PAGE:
It was my pleasure to serve District 17 (my district) as a district board member and in several other capacities. Now I am trying to serve you and the entire ACBL as National Recorder.
You may have noticed that the nature of our competitions has changed this year!
It has long been thought that there would be some “serious” bridge played online when the kinks were worked out, the main kink being security.
Since contract bridge has existed there have been people who, for various reasons, want to win by any means possible, including cheating. One of the most sophisticated and insidious ways of cheating in live bridge was partnerships signaling each other covertly. Various methods have been used over the years – placement of cigarettes (which used to be de rigueur at bridge games), pencils, coughing, hand from which cards were played, vertical or horizontal placement of card on table when played, movement of the bidding tray under screens, and foot tapping, to name a few.
The surreptitious signaling had to be done in a way that was not only decoded, but not even observed by other players and spectators.
With online bridge, it is as simple as talking across the room to your partner or connecting through a phone call, Skype, or some other electronic communication. In some games (not ACBL) it is possible to self-kibitz using a different computer and user ID.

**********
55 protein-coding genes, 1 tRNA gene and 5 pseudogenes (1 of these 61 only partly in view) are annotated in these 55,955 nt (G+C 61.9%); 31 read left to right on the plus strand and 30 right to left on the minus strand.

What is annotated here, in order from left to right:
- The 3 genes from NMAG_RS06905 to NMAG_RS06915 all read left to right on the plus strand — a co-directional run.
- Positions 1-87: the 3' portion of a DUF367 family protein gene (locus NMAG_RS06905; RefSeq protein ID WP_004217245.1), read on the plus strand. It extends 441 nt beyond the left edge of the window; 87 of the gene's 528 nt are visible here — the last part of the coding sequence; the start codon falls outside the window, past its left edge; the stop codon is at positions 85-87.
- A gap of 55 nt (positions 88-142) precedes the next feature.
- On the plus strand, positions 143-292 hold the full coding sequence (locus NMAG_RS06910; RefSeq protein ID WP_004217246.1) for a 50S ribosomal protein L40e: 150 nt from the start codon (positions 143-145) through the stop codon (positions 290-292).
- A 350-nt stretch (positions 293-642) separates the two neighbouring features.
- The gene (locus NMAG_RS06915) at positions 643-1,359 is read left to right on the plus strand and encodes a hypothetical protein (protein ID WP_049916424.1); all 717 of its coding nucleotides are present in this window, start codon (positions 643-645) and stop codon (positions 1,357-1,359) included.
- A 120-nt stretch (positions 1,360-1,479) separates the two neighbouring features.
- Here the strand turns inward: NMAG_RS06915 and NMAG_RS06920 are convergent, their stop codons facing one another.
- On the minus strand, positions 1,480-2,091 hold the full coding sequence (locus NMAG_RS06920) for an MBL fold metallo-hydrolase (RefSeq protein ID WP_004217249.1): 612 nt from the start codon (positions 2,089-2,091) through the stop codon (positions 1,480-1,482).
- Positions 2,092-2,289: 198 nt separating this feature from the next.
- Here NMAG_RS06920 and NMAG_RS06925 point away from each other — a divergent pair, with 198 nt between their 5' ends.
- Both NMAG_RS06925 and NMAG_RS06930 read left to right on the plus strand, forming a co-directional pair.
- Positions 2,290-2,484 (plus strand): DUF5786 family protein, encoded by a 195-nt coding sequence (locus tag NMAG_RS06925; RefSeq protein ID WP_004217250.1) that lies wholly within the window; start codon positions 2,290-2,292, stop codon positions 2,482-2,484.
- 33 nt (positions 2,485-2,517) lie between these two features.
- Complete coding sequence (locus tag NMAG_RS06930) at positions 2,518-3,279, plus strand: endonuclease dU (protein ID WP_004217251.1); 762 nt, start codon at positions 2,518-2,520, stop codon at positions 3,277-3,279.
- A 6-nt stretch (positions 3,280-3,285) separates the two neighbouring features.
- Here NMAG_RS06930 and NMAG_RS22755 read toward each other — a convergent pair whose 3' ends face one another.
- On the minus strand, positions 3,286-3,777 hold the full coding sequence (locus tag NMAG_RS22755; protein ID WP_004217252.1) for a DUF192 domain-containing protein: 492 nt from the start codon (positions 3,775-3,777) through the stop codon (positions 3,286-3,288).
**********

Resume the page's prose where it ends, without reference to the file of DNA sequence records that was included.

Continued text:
The vast majority of players would never consider cheating, for altruistic reasons, complexity (it creates different thinking and memory problems), and fear of being caught.
With online bridge in its current state, there is no such inhibition except the former. As a result, we see a significant increase in cheating online. Some of it is from players who cohabit who cannot resist the temptation.
It is no surprise then, that the Officeof National Recorder and BBO are busy investigating more cheating, whether noted via Player Memo, an unusual streak of success, or by proprietary methods of discovery by BBO.
Here are some things to remember while you are playing online. First of all, if you think your opponent is cheating, you may report it privately to the director. You may also (or instead) file a Player Memo. We are developing a new, dedicated Player Memo for online, but you can go to the following and file.
One thing you do NOT want to do is accuse your opponent directly or gossip about it. This is a violation of the Code of Disciplinary Regulations (CDR) and will be harshly dealt with. Truth is not a defense. But we stand ready in the Office of National Recorder to investigate any report we receive. That is what we are here for.
Please forward any questions or comments to firstname.lastname@example.org, and happy hunting!